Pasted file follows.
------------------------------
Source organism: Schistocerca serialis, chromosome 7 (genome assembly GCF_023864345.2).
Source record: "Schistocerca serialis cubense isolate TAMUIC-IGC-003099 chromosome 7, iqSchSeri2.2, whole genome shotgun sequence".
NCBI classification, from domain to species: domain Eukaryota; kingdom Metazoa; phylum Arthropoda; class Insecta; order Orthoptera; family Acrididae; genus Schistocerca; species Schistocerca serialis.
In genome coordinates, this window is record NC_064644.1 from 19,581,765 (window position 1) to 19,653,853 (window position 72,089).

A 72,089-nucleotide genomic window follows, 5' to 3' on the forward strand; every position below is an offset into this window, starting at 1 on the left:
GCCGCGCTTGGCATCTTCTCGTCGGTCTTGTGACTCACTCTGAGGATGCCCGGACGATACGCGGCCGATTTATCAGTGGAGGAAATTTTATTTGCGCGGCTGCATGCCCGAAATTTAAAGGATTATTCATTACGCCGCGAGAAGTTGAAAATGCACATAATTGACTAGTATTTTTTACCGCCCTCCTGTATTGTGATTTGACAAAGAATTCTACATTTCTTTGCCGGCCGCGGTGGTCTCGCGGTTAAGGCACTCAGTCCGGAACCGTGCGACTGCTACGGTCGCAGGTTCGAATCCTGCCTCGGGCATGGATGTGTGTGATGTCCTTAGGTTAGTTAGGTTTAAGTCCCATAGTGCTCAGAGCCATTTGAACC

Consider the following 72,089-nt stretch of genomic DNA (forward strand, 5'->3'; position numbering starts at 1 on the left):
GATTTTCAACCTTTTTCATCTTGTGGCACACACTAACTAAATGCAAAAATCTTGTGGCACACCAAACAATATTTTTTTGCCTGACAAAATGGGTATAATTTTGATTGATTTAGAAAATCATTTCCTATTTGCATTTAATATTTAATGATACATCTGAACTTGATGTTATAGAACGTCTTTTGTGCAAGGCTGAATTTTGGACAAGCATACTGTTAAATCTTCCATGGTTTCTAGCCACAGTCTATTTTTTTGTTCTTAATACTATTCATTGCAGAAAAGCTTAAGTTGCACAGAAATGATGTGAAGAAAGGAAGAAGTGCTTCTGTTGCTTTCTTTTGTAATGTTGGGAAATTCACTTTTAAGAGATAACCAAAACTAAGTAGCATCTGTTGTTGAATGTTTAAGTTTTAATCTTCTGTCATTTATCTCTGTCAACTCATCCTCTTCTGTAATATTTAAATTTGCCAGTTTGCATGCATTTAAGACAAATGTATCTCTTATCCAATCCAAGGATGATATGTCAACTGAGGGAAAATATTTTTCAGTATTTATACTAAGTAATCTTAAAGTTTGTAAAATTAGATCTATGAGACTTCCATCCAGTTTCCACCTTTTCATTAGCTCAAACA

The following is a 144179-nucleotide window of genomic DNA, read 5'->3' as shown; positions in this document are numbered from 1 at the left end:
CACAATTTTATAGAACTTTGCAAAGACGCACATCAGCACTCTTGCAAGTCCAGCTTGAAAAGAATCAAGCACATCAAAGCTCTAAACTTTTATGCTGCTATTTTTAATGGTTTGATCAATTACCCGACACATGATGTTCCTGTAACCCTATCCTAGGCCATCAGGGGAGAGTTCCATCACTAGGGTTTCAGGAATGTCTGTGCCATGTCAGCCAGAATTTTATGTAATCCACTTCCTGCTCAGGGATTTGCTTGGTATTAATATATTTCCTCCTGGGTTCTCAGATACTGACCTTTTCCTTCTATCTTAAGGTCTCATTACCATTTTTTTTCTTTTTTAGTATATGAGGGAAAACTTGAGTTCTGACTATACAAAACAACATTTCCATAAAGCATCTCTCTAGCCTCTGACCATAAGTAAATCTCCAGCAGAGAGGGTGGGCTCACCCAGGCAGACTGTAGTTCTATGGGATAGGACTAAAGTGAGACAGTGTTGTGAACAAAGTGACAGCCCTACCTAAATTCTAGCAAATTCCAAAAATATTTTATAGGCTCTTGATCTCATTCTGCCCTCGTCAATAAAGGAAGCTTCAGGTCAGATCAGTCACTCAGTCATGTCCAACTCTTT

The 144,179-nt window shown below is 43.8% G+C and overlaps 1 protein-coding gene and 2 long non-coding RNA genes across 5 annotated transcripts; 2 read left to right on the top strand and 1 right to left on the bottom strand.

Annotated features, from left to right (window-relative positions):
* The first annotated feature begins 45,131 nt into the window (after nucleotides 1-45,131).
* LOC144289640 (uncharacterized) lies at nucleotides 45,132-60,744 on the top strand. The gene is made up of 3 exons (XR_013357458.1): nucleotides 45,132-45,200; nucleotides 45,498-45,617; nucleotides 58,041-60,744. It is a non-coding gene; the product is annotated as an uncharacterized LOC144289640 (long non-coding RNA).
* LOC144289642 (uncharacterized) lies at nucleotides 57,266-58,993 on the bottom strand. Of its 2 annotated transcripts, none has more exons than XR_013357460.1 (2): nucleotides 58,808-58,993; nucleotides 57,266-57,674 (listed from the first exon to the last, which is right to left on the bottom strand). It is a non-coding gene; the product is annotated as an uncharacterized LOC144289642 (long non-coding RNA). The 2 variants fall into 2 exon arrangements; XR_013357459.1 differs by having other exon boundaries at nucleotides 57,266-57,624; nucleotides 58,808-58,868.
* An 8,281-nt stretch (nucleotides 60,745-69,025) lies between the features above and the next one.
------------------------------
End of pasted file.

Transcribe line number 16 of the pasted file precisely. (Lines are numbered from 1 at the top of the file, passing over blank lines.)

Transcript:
* An 8,281-nt stretch (nucleotides 60,745-69,025) lies between the features above and the next one.